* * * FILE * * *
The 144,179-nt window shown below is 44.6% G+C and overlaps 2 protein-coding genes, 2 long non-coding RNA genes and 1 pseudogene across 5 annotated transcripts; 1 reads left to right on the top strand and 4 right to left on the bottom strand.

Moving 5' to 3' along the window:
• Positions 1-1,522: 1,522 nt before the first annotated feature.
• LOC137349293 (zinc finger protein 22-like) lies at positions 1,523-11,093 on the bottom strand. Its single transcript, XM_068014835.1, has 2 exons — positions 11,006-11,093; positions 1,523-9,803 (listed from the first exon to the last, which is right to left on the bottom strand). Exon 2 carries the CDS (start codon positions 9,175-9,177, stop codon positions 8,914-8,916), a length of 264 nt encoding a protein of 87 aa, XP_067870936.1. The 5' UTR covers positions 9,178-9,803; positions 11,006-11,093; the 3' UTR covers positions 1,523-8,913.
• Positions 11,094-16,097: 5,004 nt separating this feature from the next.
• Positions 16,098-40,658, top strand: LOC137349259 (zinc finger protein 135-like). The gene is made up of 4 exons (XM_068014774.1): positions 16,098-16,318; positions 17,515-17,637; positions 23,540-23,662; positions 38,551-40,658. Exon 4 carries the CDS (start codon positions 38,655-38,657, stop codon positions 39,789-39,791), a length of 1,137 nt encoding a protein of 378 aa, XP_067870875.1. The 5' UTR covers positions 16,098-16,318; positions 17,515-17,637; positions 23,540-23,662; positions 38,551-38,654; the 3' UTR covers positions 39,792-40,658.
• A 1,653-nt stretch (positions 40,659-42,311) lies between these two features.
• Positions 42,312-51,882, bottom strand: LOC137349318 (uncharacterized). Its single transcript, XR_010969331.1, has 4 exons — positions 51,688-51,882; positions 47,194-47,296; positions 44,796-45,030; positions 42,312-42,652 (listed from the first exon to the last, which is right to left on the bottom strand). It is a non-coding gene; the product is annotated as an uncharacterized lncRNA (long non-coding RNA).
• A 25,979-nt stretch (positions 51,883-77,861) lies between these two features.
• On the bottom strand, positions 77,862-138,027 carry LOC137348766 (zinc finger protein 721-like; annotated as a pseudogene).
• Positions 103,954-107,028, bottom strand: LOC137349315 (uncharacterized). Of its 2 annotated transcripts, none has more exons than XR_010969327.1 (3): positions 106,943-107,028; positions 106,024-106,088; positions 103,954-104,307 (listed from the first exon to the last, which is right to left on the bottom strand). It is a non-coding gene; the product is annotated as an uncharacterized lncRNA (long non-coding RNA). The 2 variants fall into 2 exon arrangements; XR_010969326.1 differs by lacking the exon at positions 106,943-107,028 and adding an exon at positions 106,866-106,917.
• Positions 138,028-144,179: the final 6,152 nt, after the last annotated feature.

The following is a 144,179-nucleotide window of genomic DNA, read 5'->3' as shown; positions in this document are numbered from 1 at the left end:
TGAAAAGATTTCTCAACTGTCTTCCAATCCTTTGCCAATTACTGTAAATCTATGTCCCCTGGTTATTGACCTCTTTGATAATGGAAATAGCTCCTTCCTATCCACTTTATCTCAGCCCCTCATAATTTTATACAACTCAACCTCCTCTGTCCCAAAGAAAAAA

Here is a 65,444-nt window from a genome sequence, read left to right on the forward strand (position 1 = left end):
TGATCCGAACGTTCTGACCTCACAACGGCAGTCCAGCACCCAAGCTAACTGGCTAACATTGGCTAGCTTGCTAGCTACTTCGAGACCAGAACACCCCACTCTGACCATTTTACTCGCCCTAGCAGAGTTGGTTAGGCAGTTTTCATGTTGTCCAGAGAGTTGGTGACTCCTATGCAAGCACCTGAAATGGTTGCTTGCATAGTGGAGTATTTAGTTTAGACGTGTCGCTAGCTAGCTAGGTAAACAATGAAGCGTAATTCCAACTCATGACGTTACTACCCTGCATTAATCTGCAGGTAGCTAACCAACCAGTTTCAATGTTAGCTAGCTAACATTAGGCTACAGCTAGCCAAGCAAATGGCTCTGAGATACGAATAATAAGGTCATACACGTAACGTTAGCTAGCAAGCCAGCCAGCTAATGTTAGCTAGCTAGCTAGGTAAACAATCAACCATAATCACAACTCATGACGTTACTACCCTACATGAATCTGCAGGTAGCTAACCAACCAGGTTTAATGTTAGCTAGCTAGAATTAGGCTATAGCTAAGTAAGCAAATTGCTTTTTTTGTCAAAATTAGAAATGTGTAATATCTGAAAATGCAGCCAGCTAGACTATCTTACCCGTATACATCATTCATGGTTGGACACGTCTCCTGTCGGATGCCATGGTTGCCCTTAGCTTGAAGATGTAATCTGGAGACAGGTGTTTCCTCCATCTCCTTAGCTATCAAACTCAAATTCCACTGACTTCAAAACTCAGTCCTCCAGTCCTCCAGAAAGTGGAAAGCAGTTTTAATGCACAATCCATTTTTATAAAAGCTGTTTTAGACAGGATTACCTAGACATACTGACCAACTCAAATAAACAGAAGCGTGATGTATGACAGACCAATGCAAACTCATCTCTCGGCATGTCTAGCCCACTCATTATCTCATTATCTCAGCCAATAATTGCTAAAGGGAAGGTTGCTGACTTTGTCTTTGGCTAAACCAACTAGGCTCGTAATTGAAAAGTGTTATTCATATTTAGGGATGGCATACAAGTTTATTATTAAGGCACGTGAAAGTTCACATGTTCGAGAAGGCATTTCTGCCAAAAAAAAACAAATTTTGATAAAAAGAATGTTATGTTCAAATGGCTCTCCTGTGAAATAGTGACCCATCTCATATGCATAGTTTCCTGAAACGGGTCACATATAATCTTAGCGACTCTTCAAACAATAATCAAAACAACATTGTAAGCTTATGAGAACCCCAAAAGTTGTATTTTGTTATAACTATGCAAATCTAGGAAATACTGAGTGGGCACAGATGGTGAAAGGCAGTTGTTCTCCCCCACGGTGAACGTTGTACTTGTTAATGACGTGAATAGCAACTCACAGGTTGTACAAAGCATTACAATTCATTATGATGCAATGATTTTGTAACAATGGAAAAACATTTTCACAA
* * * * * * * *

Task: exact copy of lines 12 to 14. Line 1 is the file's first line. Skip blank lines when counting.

• Positions 138,028-144,179: the final 6,152 nt, after the last annotated feature.

The following is a 144,179-nucleotide window of genomic DNA, read 5'->3' as shown; positions in this document are numbered from 1 at the left end:
TGAAAAGATTTCTCAACTGTCTTCCAATCCTTTGCCAATTACTGTAAATCTATGTCCCCTGGTTATTGACCTCTTTGATAATGGAAATAGCTCCTTCCTATCCACTTTATCTCAGCCCCTCATAATTTTATACAACTCAACCTCCTCTGTCCCAAAGAAAAAA